Foreigners may consider these social pressures to be offensive and superficial, but to South Koreans they are not; these pressures are Just another everyday-custom. Korean media, especially the Korean pop (K-pop) scene, has also been shaped by these social ressures which state that beauty is important. In K-pop, the most successful and famous idols perfectly fit what Koreans consider beautiful, near perfection. These idols are a part of every aspect of the media because of that. Unlike the western counterpart in which he or she is known for what he or she does best, a single Korean idol can be known to partake in a multitude of positions.

It is very common to find a single idol being an actor or actress, a model, a musician, a singer, a dancer, a show host, a reality show celebrity, and a comedian. They are the role models of ociety, and, as a country where there is a pressure to look beautiful, many younger South Koreans enw and aspire to their features: "They all have small faces, large eyes, and tiny button noses. Chins are pointed, cheeks are wide, and their faces glow artificially, imbuing them with the anime quality' (Stone par. 15). Sure those features flaunted perfection, but there was a catch; those features aren't commonly or traditionally Korean.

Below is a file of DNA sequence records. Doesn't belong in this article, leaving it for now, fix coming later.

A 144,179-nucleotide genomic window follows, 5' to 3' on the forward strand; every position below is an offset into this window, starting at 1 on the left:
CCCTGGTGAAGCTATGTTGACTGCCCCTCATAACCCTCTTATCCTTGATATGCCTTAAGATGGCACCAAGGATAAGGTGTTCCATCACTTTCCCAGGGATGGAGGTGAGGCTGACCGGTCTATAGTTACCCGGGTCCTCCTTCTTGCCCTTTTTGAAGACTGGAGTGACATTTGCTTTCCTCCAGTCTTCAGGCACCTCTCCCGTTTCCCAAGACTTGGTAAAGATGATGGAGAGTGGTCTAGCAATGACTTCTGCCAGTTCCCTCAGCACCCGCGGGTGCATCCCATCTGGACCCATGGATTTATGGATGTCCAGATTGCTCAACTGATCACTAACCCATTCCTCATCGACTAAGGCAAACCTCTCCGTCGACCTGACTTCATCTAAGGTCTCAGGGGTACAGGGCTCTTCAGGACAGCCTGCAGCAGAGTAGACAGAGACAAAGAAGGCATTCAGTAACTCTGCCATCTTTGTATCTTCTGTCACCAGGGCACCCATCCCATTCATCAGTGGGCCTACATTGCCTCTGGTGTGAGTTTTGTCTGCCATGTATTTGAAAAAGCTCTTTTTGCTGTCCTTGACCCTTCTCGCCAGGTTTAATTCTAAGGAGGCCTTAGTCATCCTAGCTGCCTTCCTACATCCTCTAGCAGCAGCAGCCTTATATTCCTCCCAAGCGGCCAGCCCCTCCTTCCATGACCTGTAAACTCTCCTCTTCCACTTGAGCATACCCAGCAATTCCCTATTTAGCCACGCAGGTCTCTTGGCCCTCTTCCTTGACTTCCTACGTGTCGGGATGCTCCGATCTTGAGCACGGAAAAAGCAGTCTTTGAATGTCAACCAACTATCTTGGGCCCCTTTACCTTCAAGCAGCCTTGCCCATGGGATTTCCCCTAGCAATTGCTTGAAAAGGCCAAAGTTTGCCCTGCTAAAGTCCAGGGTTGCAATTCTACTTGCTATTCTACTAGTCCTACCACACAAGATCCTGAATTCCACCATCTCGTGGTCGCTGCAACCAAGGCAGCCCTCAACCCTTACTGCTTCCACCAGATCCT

As revealed by netizens, this beauty was the work of plastic surgery. South Korea is very technologically advanced and "is the most wired in the orld, with the highest rate of smartphone usage 67 percent and 95 percent of Korean homes having internet access" (Stone par. 23). Rando Kim, a professor of consumer science at Seoul National University, suggests being so Wired' contributed to the trend of plastic surgery: "Celebrities have helped to drive the trend [of plastic surgery], as they scramble to keep ahead of digital technology that mercilessly exposes not only their physical imperfections, but any attempts to remedy them "(Choe par. ). He clarifies that, "Wide-screen and high definition TV put pressure on hem [celebrities] to look good in close-ups, and with the Internet, where people like to post 'before' and 'after' pictures, they can no longer hide it [having undergone plastic surgery]. So they go public, often talking proudly about it on TV" (Choe par. 8). Although "before the K-pop boom Korean youth already were being brought up on a diet of surgery "(Stone par. 21), Dr.